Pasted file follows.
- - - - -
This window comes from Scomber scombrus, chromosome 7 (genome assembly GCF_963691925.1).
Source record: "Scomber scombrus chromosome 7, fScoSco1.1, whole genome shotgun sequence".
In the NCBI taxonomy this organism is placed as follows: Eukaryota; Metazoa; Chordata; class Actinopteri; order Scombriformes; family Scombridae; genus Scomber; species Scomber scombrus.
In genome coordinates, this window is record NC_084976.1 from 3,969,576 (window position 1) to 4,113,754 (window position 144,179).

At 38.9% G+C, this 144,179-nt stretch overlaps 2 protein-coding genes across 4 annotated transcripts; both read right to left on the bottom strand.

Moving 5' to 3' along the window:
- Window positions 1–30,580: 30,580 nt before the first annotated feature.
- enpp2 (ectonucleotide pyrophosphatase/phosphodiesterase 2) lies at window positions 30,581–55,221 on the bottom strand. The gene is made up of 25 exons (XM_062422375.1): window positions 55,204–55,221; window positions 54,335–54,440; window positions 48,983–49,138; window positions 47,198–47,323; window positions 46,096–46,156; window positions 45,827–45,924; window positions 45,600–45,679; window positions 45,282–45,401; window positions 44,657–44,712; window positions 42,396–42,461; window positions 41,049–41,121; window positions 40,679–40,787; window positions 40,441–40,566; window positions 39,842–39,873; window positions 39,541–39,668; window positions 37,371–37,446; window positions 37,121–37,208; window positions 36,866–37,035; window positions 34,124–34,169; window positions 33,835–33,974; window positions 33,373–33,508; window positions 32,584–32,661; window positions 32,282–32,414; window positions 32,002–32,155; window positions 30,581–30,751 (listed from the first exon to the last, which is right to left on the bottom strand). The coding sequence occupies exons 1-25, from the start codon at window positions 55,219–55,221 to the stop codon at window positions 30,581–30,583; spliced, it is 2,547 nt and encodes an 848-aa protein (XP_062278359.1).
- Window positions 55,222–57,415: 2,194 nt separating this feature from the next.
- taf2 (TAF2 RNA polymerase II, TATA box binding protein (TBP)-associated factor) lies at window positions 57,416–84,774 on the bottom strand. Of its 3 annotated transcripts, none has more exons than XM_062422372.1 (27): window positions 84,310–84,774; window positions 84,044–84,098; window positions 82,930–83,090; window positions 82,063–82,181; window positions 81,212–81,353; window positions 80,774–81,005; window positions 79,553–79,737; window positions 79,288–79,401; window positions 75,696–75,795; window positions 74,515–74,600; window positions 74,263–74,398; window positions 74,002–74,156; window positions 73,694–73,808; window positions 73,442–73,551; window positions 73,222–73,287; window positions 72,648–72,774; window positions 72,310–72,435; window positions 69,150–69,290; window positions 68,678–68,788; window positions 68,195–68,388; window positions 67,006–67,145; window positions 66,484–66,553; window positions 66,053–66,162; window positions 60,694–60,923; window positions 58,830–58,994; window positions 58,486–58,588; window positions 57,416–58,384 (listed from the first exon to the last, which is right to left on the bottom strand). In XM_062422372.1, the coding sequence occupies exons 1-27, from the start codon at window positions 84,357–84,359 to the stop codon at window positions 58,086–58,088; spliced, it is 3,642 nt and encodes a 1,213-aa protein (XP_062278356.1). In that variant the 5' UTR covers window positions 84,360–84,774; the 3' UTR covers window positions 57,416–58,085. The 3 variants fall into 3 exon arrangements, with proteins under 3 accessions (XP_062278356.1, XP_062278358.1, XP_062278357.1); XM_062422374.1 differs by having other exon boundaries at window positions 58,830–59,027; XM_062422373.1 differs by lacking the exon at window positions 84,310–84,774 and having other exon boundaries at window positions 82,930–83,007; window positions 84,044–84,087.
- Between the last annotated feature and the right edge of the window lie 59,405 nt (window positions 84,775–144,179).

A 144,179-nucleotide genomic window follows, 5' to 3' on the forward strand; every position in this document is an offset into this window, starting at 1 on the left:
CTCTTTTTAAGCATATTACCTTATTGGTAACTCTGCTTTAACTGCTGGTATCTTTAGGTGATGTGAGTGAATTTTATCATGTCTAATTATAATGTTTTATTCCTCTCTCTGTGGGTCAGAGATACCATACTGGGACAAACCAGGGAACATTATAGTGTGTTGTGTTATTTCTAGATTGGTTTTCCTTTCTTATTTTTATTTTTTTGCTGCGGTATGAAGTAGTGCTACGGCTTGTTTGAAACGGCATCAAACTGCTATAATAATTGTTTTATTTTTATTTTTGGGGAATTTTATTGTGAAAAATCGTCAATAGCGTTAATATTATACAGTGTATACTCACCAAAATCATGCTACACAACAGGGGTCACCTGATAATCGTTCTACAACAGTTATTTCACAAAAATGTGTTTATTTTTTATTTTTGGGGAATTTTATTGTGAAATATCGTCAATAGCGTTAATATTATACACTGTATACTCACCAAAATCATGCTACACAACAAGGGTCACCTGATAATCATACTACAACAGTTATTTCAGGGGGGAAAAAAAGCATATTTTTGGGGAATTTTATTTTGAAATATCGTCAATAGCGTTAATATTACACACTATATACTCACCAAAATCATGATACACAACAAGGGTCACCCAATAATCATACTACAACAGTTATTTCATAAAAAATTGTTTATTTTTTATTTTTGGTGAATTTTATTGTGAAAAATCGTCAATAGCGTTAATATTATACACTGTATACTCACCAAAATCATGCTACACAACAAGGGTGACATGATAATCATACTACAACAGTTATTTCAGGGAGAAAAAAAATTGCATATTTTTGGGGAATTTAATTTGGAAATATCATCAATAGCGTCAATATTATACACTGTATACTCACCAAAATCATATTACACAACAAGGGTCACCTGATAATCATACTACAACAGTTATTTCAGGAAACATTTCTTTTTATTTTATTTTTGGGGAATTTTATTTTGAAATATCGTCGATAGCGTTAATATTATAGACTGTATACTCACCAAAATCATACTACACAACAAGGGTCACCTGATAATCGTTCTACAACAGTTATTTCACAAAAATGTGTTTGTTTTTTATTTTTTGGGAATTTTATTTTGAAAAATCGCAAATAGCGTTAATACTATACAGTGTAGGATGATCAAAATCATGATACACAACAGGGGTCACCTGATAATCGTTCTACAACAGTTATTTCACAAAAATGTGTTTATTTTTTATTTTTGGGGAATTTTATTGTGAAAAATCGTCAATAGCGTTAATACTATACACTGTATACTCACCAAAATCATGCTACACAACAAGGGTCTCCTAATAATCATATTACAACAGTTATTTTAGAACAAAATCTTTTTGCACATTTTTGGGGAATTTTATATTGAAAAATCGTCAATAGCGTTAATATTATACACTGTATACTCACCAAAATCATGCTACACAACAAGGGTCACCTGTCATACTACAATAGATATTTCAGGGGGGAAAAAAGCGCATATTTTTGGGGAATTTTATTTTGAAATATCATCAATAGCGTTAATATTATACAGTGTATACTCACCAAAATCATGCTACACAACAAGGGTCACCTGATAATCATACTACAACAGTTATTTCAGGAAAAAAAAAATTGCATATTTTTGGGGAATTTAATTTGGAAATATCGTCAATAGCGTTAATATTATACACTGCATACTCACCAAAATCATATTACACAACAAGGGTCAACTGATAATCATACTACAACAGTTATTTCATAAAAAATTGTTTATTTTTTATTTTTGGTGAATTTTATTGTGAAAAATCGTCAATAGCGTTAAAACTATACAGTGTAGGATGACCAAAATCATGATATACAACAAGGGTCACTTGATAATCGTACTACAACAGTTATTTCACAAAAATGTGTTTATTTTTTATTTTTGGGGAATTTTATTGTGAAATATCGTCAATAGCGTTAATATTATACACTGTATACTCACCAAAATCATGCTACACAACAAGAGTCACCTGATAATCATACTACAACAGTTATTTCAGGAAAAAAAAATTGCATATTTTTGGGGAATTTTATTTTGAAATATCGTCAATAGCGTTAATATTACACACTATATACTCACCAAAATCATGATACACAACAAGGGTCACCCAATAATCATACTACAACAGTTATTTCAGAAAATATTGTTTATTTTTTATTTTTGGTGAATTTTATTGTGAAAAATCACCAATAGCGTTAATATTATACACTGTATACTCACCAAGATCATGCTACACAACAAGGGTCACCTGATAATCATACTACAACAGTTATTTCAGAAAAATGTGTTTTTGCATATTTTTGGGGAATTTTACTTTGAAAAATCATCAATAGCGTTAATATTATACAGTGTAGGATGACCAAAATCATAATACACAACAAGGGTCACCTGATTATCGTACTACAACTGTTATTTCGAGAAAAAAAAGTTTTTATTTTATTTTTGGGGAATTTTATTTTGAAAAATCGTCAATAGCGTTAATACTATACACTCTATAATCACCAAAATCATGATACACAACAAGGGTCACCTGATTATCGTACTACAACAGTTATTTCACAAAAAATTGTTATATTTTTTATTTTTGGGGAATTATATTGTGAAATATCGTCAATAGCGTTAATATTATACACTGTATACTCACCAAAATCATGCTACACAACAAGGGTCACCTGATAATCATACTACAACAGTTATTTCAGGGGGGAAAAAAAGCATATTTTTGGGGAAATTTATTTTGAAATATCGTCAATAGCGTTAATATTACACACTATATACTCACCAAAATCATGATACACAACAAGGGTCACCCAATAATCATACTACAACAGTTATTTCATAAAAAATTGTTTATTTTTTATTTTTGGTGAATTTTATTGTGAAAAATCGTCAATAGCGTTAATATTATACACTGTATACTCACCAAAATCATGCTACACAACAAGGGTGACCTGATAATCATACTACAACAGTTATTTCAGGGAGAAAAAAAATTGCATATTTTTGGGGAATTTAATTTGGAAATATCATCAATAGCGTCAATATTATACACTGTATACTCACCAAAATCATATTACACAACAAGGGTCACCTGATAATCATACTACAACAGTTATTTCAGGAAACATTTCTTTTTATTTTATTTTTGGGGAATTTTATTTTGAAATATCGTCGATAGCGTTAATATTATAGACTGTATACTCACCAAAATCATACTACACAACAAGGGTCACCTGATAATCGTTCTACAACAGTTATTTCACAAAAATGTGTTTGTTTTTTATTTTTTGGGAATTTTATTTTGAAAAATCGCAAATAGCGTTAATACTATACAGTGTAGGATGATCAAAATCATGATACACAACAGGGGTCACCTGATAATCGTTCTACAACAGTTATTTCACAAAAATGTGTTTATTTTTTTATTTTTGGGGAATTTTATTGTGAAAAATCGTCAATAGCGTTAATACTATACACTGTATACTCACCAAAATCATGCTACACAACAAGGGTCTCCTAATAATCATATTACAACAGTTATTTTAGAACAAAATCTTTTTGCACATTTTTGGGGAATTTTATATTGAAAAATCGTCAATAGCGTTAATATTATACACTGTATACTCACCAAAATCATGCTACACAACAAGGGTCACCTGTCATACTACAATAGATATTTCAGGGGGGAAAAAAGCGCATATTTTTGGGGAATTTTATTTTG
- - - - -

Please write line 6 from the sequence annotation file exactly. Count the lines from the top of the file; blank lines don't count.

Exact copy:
Moving 5' to 3' along the window: